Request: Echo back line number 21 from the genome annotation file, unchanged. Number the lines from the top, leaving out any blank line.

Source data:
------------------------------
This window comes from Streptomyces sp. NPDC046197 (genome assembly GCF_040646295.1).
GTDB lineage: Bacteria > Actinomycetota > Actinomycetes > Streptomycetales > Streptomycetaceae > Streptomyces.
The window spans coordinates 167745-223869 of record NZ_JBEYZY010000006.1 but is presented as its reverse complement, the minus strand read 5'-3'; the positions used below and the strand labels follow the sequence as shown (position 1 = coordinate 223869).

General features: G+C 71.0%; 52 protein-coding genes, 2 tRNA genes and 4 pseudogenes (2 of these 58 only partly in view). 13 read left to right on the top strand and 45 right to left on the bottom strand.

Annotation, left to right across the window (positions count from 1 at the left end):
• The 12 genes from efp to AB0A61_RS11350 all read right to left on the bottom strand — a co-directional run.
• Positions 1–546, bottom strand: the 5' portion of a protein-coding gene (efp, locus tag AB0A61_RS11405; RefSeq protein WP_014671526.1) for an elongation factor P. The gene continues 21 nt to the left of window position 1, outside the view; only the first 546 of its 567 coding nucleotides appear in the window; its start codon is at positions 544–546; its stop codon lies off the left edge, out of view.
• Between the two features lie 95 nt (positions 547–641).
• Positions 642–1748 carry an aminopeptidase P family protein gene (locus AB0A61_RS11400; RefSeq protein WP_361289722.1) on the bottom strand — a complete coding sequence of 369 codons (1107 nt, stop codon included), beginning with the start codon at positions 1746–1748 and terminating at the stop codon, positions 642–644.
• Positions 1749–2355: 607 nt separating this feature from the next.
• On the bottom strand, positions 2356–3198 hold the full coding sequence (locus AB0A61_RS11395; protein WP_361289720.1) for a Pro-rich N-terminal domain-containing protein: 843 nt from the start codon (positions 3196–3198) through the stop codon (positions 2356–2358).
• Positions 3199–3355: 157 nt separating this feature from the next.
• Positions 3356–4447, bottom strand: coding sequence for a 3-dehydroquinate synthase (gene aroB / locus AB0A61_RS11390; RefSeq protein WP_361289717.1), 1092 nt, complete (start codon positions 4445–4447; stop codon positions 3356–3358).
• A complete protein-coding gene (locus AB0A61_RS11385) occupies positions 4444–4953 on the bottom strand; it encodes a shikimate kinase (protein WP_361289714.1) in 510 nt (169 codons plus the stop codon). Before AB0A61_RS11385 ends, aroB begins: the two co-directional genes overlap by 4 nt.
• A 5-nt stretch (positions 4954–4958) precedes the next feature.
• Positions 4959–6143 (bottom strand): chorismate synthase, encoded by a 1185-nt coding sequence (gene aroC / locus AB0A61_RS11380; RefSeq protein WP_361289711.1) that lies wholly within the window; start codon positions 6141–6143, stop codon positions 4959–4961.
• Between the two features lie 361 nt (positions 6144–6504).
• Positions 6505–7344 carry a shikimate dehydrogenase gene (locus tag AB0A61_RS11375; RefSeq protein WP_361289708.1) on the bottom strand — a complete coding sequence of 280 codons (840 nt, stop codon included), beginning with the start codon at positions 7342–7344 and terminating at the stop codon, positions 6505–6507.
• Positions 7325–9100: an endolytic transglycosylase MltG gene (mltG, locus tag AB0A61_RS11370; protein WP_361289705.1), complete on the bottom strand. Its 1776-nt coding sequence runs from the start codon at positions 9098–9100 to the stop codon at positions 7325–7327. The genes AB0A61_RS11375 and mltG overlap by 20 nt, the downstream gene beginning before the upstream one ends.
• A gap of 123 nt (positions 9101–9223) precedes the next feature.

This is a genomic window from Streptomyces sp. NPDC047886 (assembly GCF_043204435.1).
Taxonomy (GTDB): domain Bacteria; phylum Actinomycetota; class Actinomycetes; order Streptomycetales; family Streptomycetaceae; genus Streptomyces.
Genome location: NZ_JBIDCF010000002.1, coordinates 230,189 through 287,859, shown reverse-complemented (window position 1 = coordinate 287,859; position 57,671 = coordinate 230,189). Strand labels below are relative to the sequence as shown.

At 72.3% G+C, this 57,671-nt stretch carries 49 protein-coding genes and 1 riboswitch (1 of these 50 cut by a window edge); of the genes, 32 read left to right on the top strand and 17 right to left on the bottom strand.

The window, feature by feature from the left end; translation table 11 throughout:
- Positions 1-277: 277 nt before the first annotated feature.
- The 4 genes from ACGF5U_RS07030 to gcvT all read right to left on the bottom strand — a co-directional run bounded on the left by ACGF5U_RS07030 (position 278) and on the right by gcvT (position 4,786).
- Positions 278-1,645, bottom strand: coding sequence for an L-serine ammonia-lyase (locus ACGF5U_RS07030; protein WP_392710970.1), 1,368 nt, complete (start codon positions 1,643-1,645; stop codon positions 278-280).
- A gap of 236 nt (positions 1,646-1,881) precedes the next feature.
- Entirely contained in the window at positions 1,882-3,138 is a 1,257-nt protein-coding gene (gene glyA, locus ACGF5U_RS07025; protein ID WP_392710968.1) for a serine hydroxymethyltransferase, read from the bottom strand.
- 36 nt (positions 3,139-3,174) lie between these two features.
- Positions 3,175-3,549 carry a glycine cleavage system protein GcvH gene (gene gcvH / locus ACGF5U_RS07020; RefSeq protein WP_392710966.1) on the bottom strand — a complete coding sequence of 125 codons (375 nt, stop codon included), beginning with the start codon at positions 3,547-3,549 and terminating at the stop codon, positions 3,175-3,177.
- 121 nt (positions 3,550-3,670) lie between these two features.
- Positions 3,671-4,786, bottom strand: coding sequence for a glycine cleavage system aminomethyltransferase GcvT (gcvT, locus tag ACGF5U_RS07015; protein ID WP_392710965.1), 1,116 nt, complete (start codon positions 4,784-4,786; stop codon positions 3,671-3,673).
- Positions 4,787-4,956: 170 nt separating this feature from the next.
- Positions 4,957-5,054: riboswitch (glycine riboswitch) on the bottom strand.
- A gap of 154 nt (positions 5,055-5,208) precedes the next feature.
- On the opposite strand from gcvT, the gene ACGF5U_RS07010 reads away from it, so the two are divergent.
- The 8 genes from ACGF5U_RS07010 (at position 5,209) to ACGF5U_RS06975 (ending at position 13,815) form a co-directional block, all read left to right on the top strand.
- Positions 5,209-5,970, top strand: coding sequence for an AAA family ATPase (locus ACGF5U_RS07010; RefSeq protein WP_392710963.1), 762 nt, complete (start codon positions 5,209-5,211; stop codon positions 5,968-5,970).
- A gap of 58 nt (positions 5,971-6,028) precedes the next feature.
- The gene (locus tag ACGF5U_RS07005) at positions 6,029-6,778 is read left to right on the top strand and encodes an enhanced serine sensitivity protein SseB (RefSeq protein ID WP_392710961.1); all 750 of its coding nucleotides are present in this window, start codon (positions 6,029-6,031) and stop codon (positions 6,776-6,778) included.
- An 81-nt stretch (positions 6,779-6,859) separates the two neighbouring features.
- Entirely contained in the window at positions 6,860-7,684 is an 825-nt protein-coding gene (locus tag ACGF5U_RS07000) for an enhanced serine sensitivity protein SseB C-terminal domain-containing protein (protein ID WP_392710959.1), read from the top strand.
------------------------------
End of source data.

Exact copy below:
This is a genomic window from Streptomyces sp. NPDC047886 (assembly GCF_043204435.1).